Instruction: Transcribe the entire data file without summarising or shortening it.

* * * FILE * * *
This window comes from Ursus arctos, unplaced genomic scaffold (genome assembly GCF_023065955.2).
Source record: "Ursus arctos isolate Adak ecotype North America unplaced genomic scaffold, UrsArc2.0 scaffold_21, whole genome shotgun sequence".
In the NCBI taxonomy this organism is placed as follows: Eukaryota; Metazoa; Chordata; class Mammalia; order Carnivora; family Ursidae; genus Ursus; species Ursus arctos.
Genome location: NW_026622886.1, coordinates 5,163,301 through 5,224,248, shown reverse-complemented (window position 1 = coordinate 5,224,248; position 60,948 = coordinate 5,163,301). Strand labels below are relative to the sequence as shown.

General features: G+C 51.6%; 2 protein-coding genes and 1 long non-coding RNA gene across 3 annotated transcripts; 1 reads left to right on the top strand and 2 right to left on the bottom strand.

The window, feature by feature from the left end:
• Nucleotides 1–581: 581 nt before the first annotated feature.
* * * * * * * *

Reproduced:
This window comes from Ursus arctos, unplaced genomic scaffold (genome assembly GCF_023065955.2).
Source record: "Ursus arctos isolate Adak ecotype North America unplaced genomic scaffold, UrsArc2.0 scaffold_21, whole genome shotgun sequence".
In the NCBI taxonomy this organism is placed as follows: Eukaryota; Metazoa; Chordata; class Mammalia; order Carnivora; family Ursidae; genus Ursus; species Ursus arctos.
Genome location: NW_026622886.1, coordinates 5,163,301 through 5,224,248, shown reverse-complemented (window position 1 = coordinate 5,224,248; position 60,948 = coordinate 5,163,301). Strand labels below are relative to the sequence as shown.

General features: G+C 51.6%; 2 protein-coding genes and 1 long non-coding RNA gene across 3 annotated transcripts; 1 reads left to right on the top strand and 2 right to left on the bottom strand.

The window, feature by feature from the left end:
• Nucleotides 1–581: 581 nt before the first annotated feature.